Friday, August 17, 2012

TSOJ Speaks

I mentioned some time back that I like certain webcomics, including especially 3 or 4 on GoComics (Hubris, Lost Side of Suburbia, Endtown and Non Sequitur). GoComics supports comments from the readers, but the majority of the strips just devolve into shouting matches, or a bunch of "me too!" replies (which is a problem that plagues the Non Sequitur comments).  Hubris, Endtown and LSOS are the only three that have a sense of community, and the artists will occasionally chime in with replies of their own, or explanations of certain techniques that they used in a given strip.  I've developed a kind of reputation for making off-the-wall comments, but I'm also the one that can answer questions on how to insert links and pictures into the comments, and I'll occasionally help out one of the artists that way if the opportunity arises.  As a result, Greg Cravens has promised to send me some Hubris stickers, which I'm looking forward to seeing.  But, the real kicker was seeing my user name show up in the Friday LSOS strip.  Thanks, Kory!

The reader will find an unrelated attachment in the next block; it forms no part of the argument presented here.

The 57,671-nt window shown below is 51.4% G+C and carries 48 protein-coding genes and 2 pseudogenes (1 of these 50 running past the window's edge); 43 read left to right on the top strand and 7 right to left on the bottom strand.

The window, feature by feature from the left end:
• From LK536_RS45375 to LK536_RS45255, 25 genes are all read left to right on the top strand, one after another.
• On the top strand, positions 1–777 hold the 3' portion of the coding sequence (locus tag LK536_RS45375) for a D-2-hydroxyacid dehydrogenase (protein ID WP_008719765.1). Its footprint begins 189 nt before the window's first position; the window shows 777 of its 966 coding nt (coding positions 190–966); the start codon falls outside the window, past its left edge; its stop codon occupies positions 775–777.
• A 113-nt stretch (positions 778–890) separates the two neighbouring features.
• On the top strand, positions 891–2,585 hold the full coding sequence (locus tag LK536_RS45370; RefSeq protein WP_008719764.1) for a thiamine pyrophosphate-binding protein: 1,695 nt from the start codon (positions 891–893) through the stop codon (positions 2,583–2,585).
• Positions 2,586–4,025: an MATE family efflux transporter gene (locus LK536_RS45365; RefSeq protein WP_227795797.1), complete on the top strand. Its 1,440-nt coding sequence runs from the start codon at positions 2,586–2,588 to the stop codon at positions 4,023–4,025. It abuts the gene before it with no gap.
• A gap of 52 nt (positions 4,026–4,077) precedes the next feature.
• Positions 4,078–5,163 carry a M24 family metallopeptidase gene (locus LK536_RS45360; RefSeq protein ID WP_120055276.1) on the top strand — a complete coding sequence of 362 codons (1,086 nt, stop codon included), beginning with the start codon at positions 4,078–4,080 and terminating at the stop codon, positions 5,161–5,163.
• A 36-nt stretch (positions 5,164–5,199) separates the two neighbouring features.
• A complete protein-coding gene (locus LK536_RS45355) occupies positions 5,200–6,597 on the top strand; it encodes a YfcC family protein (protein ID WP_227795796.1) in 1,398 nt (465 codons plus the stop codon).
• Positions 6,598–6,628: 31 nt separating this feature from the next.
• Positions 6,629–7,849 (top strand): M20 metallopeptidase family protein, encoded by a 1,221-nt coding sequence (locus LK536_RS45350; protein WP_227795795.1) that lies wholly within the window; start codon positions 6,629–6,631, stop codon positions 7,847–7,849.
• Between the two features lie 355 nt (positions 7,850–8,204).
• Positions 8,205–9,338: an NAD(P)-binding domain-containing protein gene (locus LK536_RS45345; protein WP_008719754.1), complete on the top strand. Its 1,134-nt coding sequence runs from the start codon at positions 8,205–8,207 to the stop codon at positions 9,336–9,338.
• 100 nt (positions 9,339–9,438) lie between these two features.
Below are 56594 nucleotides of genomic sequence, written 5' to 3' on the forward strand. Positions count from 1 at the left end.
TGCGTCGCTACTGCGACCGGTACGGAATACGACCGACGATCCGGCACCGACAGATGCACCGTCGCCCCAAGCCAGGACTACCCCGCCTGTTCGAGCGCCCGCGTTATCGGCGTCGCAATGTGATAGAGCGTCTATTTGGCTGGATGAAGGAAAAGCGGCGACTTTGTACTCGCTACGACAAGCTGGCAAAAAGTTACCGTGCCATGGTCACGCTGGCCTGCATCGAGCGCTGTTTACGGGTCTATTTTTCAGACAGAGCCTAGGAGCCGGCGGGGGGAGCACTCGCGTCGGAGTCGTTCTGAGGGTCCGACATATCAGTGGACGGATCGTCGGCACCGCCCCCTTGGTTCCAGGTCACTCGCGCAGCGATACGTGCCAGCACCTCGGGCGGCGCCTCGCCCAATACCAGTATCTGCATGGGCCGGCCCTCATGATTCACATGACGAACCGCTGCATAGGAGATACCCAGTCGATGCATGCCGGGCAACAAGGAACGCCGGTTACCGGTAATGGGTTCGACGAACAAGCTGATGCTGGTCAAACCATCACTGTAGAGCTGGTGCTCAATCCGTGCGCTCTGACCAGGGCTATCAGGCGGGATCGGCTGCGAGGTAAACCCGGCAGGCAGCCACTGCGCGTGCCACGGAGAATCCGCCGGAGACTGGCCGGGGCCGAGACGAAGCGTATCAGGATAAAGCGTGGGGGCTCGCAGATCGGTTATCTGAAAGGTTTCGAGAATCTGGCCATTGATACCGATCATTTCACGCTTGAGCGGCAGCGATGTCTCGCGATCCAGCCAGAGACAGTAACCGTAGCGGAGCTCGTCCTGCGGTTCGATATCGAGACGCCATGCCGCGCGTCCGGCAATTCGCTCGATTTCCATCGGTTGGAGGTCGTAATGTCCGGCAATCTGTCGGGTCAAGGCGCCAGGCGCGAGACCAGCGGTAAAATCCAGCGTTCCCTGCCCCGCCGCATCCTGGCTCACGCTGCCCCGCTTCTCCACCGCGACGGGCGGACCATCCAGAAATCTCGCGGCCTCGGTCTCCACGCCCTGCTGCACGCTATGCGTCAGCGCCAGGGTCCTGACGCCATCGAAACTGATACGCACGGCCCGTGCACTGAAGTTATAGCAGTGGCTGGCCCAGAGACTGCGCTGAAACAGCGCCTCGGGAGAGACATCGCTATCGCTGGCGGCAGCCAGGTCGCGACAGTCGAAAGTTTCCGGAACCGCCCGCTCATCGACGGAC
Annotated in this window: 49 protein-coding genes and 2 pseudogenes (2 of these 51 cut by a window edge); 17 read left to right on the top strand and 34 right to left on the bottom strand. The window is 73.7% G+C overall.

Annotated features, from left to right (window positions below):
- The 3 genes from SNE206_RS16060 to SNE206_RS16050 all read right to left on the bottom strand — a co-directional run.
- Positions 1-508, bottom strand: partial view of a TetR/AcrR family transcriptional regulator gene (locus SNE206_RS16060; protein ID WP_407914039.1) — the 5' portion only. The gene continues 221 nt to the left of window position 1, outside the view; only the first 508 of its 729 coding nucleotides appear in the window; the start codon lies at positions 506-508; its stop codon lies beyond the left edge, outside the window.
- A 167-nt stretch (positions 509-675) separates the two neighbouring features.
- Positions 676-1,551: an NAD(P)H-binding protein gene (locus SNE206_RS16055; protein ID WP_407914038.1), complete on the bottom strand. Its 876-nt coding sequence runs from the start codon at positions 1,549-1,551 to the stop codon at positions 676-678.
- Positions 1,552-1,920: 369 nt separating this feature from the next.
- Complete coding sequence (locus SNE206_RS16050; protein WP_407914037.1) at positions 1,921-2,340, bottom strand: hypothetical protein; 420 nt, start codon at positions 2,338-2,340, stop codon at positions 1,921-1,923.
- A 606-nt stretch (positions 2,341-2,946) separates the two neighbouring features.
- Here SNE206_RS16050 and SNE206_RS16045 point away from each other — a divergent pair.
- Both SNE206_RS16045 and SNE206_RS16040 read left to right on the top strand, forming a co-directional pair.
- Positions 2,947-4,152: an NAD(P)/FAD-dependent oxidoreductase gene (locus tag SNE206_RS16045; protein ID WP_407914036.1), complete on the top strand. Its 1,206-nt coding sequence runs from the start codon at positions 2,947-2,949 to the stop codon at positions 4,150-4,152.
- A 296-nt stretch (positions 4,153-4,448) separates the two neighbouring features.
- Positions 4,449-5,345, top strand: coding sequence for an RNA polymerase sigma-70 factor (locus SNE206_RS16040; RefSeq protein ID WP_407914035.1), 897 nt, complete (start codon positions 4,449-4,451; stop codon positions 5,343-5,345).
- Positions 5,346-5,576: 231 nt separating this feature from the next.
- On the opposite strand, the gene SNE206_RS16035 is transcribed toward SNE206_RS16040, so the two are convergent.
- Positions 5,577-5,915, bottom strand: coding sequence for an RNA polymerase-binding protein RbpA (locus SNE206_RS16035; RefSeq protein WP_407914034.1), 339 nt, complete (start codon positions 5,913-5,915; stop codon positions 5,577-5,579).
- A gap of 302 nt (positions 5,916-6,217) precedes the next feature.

If you're not familiar with them:

Hubris, by Greg Cravens (current artist on The Buckets) follows the misadventures of an outdoor sports shop owner who's more gung-ho than skilled on a skateboard or mountain bike.  Great if you're into outdoor sports.

Endtown, by Aaron Neathery, is an incredibly well-drawn post-apocalyptic adventure story with intricate plot-twists and cute furry animals with big guns.

Lost Side of Suburbia, by Kory Merritt, is a series of light-hearted horror stories about the monsters that inhabit the darker edges of the suburbs.  What sets LSOS apart from most other strips is that it's more of an illustrated book, with lots of text accompanying the pictures.  It reads like it's aimed at older children or younger adults, but the artwork can get fairly creepy and occasionally a little gruesome.  But there are a lot of in-jokes, including references to Calvin and Hobbes, and the names of friends worked into the background art.  The current story is a kind of riff on the original Pinocchio story, with children being stolen by creatures called "Takers".  Two of the kids are only partially taken (no one remembers who they are), and with a friend, they set out to defeat the Taker that attacked them.

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